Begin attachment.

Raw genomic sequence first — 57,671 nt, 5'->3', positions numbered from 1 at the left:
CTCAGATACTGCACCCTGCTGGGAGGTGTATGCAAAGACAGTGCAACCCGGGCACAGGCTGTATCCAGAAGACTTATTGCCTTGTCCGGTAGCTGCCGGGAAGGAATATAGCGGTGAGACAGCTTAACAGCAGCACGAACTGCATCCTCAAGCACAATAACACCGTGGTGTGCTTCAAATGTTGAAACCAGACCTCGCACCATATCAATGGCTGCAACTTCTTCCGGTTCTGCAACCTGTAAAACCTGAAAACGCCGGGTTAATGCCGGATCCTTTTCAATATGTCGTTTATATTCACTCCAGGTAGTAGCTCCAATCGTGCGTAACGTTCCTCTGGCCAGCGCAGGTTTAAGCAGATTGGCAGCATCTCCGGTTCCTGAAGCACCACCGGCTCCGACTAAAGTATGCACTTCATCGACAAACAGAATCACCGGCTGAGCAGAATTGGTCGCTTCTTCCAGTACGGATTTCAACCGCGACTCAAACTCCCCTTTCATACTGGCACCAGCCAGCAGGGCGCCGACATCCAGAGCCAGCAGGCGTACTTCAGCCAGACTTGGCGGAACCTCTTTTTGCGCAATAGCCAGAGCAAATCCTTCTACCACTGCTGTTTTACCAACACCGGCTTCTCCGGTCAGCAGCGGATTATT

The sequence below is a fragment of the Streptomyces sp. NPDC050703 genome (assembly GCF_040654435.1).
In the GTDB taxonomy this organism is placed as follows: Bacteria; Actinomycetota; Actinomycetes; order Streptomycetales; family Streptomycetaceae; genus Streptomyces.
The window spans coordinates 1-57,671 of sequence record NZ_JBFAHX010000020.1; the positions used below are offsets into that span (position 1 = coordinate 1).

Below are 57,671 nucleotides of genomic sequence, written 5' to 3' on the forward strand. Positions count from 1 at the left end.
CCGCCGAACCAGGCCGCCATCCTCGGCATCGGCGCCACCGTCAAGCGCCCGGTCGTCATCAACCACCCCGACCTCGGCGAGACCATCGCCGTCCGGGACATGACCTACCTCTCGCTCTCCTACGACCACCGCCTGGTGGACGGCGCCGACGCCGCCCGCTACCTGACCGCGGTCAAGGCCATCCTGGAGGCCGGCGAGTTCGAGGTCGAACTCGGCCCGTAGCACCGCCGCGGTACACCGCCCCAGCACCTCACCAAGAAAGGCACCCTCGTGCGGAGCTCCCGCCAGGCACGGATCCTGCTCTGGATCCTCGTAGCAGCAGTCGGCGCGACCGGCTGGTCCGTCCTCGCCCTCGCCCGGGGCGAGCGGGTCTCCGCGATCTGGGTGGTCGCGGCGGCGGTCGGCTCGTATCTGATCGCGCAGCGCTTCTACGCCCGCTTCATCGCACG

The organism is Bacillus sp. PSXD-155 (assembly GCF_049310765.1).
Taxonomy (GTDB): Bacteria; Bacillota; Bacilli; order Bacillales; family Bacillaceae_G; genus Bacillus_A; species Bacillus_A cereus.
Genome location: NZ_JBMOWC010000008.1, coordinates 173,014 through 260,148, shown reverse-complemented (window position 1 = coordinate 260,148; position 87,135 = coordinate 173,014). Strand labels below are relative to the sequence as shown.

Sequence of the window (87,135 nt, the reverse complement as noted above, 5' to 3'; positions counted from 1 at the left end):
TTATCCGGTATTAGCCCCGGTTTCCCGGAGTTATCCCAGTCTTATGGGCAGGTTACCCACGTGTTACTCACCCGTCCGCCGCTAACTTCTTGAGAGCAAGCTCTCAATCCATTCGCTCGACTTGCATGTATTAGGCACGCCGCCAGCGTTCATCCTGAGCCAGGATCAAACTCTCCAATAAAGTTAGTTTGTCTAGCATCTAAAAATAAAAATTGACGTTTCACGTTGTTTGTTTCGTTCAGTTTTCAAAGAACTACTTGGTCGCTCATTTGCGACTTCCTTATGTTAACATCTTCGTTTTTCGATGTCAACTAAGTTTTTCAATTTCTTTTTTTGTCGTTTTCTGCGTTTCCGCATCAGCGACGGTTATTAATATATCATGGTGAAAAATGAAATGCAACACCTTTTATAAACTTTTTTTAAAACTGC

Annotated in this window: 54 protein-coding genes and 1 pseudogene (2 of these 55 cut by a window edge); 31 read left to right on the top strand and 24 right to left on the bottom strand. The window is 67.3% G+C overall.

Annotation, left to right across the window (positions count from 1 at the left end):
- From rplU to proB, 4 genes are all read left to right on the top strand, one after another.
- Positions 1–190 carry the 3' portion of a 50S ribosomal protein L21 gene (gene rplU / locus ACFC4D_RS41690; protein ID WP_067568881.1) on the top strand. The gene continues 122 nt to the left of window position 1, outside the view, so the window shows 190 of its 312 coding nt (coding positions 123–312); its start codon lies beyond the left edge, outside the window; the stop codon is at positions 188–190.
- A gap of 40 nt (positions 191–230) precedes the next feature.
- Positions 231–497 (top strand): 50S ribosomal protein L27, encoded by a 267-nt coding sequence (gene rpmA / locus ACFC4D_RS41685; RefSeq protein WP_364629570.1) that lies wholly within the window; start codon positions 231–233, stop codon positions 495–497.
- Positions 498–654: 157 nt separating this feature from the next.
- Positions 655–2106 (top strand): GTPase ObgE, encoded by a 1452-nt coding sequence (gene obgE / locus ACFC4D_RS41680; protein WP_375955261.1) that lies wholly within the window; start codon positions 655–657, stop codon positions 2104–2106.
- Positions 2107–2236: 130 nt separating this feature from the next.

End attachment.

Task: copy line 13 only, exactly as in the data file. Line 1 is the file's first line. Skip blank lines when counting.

Annotated in this window: 54 protein-coding genes and 1 pseudogene (2 of these 55 cut by a window edge); 31 read left to right on the top strand and 24 right to left on the bottom strand. The window is 67.3% G+C overall.